- The future dam should reduce property damage in the event of a flood. The total property damage in dollars could be defined as the metric. And a maximum acceptable level can be decided ($100,000 for example).

- The future dam should protect the citizens. A goal of zero people injured could be defined.

- The future dam must be affordable for the city. The total price of construction and maintenance in dollars could be defined as the measure. And a maximum of $10 million might be an acceptable outcome.

Define a plan for conducting the simulation modeling

The simulation model is a key factor in RDM. There are two things that must be considered during the simulation.[10]. First, the model must be able to generate a wide range of potential futures based on the uncertainties defined above. Second, the model must provide access to the different steps it creates in all potential futures. This is essential to allow humans to understand the impact of the assumptions made at each stage on the strategies. The first point requires a scenario generator and the second requires exploratory modeling software. It is then necessary to choose a software adapted to the domain and the scope of your project.

In addition, your simulations will generate a lot of data. In order to make it usable for the next steps, it is crucial to define how this data will be collected and stored. The knowledge and tools used in the field of data analysis can be applied here.

A final point that needs to be considered during the planning phase is the computational power required by the scenario generation. As mentioned in the collaboration Human/Machine part, this can require a lot of computing performance. And even if computers are making more and more progress, too many scenarios can exceed the capacities you have or create a very long waiting time. It is therefore necessary to anticipate these aspects and to reduce the complexity of scenario generations if necessary.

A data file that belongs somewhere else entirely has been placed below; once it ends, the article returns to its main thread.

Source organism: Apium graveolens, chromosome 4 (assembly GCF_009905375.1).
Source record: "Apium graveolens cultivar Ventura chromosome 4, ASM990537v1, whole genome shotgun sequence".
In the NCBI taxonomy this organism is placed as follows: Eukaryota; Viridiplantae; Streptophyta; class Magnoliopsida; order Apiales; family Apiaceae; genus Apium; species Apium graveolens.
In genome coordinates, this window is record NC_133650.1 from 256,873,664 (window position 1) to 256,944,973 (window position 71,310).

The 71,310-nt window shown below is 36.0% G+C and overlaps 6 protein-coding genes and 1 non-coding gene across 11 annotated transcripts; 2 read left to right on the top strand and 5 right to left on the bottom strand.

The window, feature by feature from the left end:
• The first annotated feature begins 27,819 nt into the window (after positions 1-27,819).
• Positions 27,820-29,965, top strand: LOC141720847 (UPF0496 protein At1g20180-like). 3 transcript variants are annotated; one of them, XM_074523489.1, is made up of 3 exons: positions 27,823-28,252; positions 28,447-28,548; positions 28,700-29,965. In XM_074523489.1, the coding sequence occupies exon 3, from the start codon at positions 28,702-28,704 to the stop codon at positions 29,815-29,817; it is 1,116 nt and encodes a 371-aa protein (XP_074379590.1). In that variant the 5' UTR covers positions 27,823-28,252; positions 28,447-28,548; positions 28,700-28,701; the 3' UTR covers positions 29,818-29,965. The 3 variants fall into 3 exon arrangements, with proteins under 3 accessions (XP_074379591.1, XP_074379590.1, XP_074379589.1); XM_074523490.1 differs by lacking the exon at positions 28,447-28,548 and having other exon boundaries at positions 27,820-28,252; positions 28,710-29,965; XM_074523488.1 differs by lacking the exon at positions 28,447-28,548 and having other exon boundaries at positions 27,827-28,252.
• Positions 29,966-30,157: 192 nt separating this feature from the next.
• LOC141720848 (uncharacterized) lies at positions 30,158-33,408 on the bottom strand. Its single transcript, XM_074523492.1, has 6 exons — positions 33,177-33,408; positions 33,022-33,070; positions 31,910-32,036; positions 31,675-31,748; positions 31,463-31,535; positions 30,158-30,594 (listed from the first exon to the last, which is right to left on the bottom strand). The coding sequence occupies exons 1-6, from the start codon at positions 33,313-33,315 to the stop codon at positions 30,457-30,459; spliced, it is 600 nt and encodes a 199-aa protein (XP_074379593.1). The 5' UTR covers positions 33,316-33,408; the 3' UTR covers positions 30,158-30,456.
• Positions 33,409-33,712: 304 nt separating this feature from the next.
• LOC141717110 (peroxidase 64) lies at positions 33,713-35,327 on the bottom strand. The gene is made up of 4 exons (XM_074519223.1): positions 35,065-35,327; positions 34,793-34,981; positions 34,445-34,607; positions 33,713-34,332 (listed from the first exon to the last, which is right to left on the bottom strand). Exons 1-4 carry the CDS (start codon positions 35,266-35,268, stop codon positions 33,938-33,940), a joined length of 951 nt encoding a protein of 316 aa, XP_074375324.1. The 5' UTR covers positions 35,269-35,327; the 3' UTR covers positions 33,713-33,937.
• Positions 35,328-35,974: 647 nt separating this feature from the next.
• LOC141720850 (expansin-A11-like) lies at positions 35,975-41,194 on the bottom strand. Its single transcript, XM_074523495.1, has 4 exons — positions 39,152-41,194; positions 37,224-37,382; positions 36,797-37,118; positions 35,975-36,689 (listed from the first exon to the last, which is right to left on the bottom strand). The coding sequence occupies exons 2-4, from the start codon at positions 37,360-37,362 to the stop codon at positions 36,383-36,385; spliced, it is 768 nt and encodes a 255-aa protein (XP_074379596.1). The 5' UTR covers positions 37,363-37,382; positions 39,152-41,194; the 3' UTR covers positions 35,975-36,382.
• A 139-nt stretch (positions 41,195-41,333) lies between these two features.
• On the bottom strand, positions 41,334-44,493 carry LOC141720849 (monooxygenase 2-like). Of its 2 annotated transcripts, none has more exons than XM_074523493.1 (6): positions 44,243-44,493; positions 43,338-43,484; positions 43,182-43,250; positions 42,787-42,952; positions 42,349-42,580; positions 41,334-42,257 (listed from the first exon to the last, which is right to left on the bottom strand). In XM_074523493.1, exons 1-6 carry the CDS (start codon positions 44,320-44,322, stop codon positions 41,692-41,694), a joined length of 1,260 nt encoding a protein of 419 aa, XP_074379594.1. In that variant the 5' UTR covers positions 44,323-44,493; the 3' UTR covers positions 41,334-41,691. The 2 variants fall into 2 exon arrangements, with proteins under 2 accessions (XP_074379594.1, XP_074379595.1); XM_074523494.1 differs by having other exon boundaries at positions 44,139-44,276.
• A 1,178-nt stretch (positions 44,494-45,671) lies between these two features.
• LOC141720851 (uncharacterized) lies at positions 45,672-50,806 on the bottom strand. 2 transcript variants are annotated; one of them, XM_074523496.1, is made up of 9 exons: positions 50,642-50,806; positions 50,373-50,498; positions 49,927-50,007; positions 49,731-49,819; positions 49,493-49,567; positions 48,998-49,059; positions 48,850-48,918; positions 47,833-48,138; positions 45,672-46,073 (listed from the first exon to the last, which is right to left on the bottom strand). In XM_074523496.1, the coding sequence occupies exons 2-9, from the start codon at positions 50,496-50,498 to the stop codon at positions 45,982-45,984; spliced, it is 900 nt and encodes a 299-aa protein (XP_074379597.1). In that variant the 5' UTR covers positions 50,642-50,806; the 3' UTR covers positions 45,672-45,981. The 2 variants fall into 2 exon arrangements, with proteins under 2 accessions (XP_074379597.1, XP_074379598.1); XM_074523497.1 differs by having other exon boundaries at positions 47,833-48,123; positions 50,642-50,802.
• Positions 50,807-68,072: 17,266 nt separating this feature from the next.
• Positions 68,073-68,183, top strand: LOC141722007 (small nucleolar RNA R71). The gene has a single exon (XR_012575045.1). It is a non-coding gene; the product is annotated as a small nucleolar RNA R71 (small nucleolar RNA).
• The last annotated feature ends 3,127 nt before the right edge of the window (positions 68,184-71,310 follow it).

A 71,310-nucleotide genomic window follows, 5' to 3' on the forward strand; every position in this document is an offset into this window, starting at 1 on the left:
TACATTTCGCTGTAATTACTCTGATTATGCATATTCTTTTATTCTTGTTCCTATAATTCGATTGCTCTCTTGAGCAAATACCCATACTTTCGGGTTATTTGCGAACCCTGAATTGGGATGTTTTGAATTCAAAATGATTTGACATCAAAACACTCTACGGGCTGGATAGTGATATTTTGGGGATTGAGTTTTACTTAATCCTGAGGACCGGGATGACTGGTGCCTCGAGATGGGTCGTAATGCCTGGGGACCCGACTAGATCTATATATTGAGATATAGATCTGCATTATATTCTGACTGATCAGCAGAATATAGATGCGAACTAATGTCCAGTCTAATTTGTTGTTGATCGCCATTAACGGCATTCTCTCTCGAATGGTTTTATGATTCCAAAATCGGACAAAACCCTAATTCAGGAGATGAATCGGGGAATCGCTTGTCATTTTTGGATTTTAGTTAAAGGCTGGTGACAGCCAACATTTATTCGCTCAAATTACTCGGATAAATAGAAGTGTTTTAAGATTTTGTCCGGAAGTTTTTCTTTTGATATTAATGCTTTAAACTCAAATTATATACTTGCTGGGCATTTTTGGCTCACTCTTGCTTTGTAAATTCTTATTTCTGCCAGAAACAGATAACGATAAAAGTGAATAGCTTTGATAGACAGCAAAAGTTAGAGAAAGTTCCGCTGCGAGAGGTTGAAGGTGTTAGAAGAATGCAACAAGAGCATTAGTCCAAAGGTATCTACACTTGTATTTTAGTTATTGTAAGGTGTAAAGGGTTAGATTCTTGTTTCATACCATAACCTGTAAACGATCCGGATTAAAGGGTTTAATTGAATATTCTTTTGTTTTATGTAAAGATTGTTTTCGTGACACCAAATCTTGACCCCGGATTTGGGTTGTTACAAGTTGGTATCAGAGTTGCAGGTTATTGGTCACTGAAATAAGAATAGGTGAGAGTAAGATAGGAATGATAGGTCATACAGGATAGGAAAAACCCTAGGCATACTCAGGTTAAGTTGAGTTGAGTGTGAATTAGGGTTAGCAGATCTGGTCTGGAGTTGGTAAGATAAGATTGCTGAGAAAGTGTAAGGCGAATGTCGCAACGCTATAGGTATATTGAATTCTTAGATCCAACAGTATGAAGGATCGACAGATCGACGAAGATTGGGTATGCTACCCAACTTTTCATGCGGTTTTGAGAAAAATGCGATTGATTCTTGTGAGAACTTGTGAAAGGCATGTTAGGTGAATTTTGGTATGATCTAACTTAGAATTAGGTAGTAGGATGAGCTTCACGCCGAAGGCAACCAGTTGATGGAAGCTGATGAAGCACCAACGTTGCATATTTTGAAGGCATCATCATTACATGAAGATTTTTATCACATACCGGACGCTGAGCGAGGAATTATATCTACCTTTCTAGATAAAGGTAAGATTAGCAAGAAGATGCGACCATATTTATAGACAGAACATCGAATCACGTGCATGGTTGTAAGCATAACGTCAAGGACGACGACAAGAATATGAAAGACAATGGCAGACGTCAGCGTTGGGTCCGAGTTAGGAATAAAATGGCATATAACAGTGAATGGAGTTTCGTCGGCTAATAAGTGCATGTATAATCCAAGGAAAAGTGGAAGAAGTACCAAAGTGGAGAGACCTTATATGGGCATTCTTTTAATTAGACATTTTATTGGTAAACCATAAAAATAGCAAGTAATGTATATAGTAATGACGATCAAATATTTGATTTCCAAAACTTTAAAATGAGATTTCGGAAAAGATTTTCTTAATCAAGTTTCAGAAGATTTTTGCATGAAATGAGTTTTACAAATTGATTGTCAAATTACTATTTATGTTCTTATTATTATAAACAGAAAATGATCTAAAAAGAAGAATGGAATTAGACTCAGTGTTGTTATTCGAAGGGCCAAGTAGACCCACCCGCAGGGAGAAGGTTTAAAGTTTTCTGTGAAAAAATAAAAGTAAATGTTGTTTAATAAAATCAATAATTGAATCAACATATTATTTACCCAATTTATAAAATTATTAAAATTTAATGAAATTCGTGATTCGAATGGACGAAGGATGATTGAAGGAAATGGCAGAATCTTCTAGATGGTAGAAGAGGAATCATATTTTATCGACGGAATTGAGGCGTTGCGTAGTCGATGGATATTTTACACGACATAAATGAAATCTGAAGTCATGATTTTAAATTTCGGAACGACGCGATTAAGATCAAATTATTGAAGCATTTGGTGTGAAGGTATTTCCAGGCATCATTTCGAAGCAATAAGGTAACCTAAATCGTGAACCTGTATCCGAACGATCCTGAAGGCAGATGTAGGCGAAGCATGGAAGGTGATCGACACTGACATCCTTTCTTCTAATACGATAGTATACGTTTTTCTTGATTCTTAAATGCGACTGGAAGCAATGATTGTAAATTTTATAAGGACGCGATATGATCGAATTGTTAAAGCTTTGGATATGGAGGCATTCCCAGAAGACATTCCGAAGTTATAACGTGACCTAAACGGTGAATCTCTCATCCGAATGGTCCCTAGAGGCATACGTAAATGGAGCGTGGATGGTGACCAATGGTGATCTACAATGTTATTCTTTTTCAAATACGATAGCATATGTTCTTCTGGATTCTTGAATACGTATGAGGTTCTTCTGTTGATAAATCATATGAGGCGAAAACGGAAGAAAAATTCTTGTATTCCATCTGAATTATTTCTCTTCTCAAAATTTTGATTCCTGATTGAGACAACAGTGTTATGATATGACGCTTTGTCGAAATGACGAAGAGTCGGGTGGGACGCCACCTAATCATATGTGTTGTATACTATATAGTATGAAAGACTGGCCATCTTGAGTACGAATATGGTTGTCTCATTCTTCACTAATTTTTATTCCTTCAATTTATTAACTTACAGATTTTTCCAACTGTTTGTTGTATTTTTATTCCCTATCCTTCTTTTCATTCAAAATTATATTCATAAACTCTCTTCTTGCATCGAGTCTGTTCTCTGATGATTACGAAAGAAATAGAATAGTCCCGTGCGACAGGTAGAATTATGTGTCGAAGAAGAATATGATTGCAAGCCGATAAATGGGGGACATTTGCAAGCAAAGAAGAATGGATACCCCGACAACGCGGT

More information can be found in the references dedicated to exploratory modeling. [9]

Define a strategy of exploration and analyze of the data produced by the simulation modeling

When all the scenarios have been run, you will end up with a large database. And it is the exploration and analysis of this database that will create value for RDM. So it's important to have predefined strategies to leverage that data effectively. RDM's methodology helps you define what you are looking for. In fact, the goal is to identify and visualize the key factors in the scenarios that make your strategies work or not.[1] To do this, you can use classic data analysis and machine learning tools. You can also decide how you want to present your results. An important point to keep in mind is that you are not directly looking for an option to select. But you want to compare your different options. [1]

Run the simulation

This step consists only of applying the strategy defined in the action "Define a plan for conducting the simulation modeling". The expected result is the database mentioned above and a way to visualize the path through the different futures.

Analyze and characterize the database produced

This step consists of applying the methodology defined in the section "Define a strategy of exploration and analyze of the data produced by the simulation modeling". The expected result is an identification and visualization of the key factors in the scenarios for which your strategies do or do not work. The goal here is not to make a conclusion but to create a support that will help decision makers make the trade-off analysis described below.

Realize a tradeoff Analysis

It is in this step that the value of the RDM is highlighted. In this phase, decision makers should use the results of the previous step to compare the different strategies. Specifically, the strengths and weaknesses of each method can be compared by considering the different scenarios. The goal is not to directly choose a strategy. Instead, decision makers may want to see if two or more strategies can be combined to produce a more robust strategy.[1]. That is, a strategy that is better than the others when considering all possible futures.

Iterate the process if necessary

After analyzing the trade-offs, decision-makers can propose new strategies they would like to try or revisit some of the assumptions used to create the different scenarios. They can then start the whole process again, hoping that this will help them find a more robust solution. These new iterations take less time because all the methodologies and tools are the same as in the first iteration.


As mentioned above, one of the peculiarities of RDM is that it is well suited for situations with a high degree of uncertainty. But the relevance of this method and not of the classical probabilistic risk analysis is really limited when we go beyond this context. [8]. Indeed, two main points are often mentioned in the literature:

- RDM requires high computing power because generating and exploring many possible futures has a high computational cost. [1]. Thus, if the uncertainties are not deep and can be handled by the probabilistic approach, RDM will use unnecessary computing resources.